for complete article click here

Indian Mining Sector Highest Taxed in the World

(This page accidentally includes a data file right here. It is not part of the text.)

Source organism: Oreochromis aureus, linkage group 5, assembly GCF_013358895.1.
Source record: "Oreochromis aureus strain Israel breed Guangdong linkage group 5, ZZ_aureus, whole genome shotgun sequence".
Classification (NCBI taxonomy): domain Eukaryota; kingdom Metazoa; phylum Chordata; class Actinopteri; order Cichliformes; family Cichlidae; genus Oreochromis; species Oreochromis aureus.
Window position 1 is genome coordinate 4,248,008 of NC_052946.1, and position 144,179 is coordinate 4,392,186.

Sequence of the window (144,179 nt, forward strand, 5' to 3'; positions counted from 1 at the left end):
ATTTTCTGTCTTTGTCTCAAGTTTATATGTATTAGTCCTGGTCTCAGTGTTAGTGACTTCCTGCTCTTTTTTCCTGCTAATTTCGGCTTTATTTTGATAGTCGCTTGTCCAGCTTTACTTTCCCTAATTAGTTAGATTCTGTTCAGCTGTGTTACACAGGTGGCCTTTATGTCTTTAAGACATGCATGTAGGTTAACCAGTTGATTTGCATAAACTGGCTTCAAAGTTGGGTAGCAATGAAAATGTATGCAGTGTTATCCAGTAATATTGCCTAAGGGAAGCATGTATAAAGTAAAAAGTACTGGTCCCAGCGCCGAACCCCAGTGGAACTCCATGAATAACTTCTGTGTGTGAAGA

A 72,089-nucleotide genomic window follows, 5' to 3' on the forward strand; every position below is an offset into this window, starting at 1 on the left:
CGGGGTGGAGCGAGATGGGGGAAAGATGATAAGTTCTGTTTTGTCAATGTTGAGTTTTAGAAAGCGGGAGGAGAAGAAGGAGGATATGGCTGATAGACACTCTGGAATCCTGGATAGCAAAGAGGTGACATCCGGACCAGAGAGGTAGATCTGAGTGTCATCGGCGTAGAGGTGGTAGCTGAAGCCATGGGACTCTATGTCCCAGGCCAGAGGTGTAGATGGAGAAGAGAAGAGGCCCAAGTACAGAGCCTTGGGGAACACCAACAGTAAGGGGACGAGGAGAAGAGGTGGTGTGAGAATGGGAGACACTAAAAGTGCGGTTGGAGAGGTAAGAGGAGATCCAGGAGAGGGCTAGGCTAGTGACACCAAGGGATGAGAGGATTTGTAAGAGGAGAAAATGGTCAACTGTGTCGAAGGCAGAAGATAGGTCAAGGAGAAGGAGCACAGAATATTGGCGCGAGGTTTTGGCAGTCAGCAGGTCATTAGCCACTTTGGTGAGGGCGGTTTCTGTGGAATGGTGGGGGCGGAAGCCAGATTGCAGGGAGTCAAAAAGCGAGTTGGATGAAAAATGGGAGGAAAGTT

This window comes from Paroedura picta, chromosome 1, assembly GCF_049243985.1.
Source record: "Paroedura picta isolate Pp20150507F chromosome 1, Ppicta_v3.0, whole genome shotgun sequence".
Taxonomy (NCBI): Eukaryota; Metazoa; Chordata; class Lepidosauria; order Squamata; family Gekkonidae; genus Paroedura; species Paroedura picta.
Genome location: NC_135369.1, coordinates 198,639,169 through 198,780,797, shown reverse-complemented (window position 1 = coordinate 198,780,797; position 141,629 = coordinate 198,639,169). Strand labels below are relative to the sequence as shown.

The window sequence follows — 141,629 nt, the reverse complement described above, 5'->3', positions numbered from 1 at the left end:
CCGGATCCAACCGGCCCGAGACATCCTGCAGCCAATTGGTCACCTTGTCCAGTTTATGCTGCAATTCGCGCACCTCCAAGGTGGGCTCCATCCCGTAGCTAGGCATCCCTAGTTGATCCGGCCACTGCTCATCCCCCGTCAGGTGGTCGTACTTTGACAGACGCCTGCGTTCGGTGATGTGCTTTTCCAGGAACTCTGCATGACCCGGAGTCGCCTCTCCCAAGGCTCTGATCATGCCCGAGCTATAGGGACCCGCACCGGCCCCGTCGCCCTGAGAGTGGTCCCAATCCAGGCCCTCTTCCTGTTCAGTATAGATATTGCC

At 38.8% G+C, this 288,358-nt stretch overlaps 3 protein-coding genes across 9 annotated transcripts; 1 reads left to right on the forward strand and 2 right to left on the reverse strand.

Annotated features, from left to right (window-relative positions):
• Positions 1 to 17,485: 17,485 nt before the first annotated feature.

Sunil Duggal is President, FIMI and Vedanta’s Global CEO for Metals and Mining for Group companies including Sterlite Copper, Vedanta Zinc International – Africa and Ireland, Copper Mines of Tasmania – Australia. He is also the CEO and Whole-time Director of Hindustan Zinc Limited since October 2015. He joined the company in the year 2010 as Executive Director, became Chief Operating Officer in the year 2012 and was Dy. CEO from 2014. In his previous stint, he worked with Ambuja Cement for 20 years, wherein, he drove the growth of the company to plus 20 million tons. He was President at the time of leaving. A result oriented professional with over 36 years of experience of leading high-performance teams and 20 plus years in leadership positions. He is known for converting challenges into opportunities, his ability to keep a level head at all times, nurture and grow a business and successfully drive efficiency and productivity whilst reducing costs by embracing new technologies and innovation. His dedicated efforts on sustainability has helped building a robust safety and sustainability culture. Under his able leadership, HZL has been ranked first in Environment Category and 5th in Sustainability globally by Dow Jones Sustainability Index. His thrust on adopting best-in-class mining and smelting techniques, state of art environment friendly technologies and mechanisation, automation and digitalization of operational activities has added great value. He was born and brought up in Amritsar and comes from a humble background. His initial education is from DAV school, Amritsar and has an Electrical Engineering degree from Thapar Institute of Engineering & Technology, Patiala. He is an Alumni of IMD, Lausanne – Switzerland and IIM, Kolkata. He is serving as Vice Chairman – International Zinc Association, President – Federation of Indian Mineral Industries, President – Indian Lead Zinc Development Association. Recently, he has been appointed as the Chair – CII National Committee on Mining. In an interview to Sanjay Singh, Assistant Editor of Steelworld, Duggal says that the mining industry in India is still the highest taxed in the world. Now, the effective tax rate in India works out to be 58% for existing mines and 54% for new mines granted through auction.